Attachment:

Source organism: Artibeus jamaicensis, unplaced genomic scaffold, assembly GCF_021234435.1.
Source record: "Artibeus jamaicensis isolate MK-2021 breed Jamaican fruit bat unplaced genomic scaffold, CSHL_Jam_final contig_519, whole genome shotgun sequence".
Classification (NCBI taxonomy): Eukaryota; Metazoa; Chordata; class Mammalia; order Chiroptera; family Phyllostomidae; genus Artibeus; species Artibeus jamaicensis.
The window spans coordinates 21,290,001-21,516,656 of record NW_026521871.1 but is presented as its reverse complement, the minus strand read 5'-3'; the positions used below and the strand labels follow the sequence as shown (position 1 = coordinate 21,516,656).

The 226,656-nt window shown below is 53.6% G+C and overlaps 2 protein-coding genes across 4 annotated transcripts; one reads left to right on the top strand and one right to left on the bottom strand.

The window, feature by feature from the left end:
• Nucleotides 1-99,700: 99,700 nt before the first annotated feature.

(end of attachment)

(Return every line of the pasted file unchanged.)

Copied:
Source organism: Artibeus jamaicensis, unplaced genomic scaffold, assembly GCF_021234435.1.
Source record: "Artibeus jamaicensis isolate MK-2021 breed Jamaican fruit bat unplaced genomic scaffold, CSHL_Jam_final contig_519, whole genome shotgun sequence".
Classification (NCBI taxonomy): Eukaryota; Metazoa; Chordata; class Mammalia; order Chiroptera; family Phyllostomidae; genus Artibeus; species Artibeus jamaicensis.
The window spans coordinates 21,290,001-21,516,656 of record NW_026521871.1 but is presented as its reverse complement, the minus strand read 5'-3'; the positions used below and the strand labels follow the sequence as shown (position 1 = coordinate 21,516,656).

The 226,656-nt window shown below is 53.6% G+C and overlaps 2 protein-coding genes across 4 annotated transcripts; one reads left to right on the top strand and one right to left on the bottom strand.

The window, feature by feature from the left end:
• Nucleotides 1-99,700: 99,700 nt before the first annotated feature.